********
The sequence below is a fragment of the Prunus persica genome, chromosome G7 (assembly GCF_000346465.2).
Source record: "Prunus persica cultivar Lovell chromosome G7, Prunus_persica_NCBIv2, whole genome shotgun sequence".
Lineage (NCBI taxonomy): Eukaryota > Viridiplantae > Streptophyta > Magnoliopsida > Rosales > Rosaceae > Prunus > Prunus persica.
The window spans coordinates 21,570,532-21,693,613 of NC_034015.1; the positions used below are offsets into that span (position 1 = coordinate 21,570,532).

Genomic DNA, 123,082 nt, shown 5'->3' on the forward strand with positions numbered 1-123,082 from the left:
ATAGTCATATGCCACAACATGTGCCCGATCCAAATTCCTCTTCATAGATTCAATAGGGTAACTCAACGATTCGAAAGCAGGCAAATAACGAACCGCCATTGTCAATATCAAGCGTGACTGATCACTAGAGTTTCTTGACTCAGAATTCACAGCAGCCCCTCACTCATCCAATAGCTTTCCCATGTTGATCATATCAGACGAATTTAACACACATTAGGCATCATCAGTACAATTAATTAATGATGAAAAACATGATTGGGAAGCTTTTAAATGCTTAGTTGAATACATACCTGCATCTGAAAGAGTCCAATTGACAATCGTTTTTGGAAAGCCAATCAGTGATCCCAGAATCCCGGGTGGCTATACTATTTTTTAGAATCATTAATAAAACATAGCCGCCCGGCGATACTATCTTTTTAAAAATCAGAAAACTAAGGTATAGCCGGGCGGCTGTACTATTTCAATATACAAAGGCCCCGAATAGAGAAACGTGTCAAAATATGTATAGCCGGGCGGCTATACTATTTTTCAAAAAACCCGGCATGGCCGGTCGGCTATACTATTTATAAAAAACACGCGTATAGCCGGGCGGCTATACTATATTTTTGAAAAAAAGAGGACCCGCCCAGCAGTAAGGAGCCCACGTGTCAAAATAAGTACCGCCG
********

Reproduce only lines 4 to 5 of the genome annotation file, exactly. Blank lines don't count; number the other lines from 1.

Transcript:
The window spans coordinates 21,570,532-21,693,613 of NC_034015.1; the positions used below are offsets into that span (position 1 = coordinate 21,570,532).

Genomic DNA, 123,082 nt, shown 5'->3' on the forward strand with positions numbered 1-123,082 from the left: